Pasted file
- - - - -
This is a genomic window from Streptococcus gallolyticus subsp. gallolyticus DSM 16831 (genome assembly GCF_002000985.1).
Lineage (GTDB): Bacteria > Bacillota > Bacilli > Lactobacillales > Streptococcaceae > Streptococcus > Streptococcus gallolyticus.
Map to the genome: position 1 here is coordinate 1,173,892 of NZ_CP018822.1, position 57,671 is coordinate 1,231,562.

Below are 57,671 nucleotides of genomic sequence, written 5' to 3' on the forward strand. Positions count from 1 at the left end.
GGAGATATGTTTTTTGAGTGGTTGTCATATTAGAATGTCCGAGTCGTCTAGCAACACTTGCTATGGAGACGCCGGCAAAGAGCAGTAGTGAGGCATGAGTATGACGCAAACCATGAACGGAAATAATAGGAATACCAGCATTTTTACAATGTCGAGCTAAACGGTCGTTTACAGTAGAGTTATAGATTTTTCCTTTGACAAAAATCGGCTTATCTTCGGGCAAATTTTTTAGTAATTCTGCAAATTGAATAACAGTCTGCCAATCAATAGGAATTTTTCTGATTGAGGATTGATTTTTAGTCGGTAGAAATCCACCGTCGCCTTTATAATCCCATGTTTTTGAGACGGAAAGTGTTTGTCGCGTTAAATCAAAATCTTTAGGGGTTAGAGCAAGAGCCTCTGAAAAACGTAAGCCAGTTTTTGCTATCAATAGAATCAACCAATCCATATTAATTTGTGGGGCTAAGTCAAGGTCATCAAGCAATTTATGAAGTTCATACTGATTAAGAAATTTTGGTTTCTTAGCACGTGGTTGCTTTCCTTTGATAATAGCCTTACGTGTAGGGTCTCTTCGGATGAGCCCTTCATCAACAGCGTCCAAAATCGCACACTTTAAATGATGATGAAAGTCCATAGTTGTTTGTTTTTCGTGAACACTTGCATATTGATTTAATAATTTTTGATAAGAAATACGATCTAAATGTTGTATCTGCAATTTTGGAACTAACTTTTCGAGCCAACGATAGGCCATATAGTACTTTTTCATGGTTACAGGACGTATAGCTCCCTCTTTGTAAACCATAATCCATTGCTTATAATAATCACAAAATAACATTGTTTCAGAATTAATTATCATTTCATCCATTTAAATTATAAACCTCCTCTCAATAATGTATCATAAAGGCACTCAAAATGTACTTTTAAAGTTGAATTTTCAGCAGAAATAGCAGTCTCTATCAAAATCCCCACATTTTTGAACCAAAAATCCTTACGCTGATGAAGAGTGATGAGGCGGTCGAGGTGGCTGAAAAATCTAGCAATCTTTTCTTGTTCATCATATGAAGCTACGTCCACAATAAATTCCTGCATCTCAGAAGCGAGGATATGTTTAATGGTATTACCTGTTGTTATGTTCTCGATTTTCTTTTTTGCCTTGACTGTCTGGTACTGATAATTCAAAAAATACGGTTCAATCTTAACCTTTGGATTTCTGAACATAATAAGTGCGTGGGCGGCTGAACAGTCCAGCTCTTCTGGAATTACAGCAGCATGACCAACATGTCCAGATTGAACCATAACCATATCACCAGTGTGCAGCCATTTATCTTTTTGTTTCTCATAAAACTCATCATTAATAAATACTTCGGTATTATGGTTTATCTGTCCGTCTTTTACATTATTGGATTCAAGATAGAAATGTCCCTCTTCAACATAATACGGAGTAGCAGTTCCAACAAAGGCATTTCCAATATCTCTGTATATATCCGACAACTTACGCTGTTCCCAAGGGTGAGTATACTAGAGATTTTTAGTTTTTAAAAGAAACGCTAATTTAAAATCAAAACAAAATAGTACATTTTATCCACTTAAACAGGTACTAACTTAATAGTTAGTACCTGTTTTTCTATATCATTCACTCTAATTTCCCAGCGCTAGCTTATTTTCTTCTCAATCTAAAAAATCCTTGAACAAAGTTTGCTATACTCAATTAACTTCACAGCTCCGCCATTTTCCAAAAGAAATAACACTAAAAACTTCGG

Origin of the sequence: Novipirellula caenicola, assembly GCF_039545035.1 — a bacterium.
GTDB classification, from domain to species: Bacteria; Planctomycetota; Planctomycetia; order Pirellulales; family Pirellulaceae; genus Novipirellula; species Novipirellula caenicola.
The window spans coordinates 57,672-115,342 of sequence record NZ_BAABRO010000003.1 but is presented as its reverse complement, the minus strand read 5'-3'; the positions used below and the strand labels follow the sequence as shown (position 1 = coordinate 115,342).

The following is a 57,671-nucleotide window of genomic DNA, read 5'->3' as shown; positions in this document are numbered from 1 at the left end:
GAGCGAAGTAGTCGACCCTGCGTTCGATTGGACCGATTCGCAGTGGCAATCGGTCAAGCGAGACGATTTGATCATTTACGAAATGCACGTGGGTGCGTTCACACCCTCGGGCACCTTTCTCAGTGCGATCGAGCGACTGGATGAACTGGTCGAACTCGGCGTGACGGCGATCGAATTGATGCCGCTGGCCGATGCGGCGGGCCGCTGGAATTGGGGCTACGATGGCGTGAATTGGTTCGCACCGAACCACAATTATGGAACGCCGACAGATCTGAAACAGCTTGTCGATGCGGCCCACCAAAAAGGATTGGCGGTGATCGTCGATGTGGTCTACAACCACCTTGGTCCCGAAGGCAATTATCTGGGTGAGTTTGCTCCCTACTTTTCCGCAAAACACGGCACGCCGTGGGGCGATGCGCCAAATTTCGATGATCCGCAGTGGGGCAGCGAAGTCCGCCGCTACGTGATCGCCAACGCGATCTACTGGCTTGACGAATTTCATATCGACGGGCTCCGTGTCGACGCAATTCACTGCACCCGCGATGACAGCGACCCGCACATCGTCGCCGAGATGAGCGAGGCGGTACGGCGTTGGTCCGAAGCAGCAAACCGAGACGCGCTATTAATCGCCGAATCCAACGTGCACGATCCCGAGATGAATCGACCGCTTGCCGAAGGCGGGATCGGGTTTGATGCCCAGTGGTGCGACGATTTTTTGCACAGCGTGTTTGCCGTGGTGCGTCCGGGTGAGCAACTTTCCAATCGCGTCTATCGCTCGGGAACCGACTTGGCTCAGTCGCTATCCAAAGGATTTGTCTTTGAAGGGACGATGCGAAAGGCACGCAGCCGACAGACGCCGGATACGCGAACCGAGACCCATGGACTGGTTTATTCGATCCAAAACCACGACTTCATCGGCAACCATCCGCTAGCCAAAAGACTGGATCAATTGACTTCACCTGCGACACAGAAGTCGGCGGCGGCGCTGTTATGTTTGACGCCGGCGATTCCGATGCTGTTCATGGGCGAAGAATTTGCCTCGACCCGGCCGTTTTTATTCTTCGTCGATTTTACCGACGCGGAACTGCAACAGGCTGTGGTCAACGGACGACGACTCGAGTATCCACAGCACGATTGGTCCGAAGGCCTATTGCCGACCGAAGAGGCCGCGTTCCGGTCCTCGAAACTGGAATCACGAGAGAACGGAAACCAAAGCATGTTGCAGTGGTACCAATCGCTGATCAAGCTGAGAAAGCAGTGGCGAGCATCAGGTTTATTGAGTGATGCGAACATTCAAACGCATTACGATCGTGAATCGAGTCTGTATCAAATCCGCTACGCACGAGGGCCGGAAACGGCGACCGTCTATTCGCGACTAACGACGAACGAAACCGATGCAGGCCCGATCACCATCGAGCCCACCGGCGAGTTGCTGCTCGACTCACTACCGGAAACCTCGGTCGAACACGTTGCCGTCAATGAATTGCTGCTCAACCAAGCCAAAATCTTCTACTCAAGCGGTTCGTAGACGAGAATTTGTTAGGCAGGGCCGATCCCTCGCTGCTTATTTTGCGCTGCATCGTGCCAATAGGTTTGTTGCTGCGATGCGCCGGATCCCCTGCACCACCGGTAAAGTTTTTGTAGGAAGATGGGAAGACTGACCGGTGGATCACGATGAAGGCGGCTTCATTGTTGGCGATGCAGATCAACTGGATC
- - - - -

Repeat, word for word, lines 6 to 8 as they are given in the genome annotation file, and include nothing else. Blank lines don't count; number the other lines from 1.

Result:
Origin of the sequence: Novipirellula caenicola, assembly GCF_039545035.1 — a bacterium.
GTDB classification, from domain to species: Bacteria; Planctomycetota; Planctomycetia; order Pirellulales; family Pirellulaceae; genus Novipirellula; species Novipirellula caenicola.
The window spans coordinates 57,672-115,342 of sequence record NZ_BAABRO010000003.1 but is presented as its reverse complement, the minus strand read 5'-3'; the positions used below and the strand labels follow the sequence as shown (position 1 = coordinate 115,342).